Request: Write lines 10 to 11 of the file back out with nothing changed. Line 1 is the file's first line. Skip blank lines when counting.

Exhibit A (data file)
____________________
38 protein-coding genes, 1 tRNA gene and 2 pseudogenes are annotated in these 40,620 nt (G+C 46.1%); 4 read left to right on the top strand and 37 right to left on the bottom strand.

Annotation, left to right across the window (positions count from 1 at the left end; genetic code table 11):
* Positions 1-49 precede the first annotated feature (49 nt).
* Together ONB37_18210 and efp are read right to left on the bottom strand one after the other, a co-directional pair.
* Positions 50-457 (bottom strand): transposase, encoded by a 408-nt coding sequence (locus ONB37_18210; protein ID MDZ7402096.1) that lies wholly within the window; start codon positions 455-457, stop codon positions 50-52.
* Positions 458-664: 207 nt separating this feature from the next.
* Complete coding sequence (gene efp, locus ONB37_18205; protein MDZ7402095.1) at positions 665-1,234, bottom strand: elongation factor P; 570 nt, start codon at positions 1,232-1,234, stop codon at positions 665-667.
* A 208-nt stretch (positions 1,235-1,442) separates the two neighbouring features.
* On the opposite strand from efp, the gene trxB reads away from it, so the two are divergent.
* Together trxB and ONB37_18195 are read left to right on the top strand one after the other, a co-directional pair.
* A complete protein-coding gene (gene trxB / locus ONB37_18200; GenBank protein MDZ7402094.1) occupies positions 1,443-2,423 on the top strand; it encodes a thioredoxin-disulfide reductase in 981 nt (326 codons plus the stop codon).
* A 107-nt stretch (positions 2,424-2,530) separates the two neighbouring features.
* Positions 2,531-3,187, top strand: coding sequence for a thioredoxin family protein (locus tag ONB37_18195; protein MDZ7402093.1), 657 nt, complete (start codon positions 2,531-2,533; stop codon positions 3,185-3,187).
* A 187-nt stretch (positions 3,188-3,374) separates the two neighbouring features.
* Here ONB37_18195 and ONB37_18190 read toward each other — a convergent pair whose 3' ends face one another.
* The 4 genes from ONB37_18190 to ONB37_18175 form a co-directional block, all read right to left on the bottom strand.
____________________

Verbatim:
* Together trxB and ONB37_18195 are read left to right on the top strand one after the other, a co-directional pair.
* A complete protein-coding gene (gene trxB / locus ONB37_18200; GenBank protein MDZ7402094.1) occupies positions 1,443-2,423 on the top strand; it encodes a thioredoxin-disulfide reductase in 981 nt (326 codons plus the stop codon).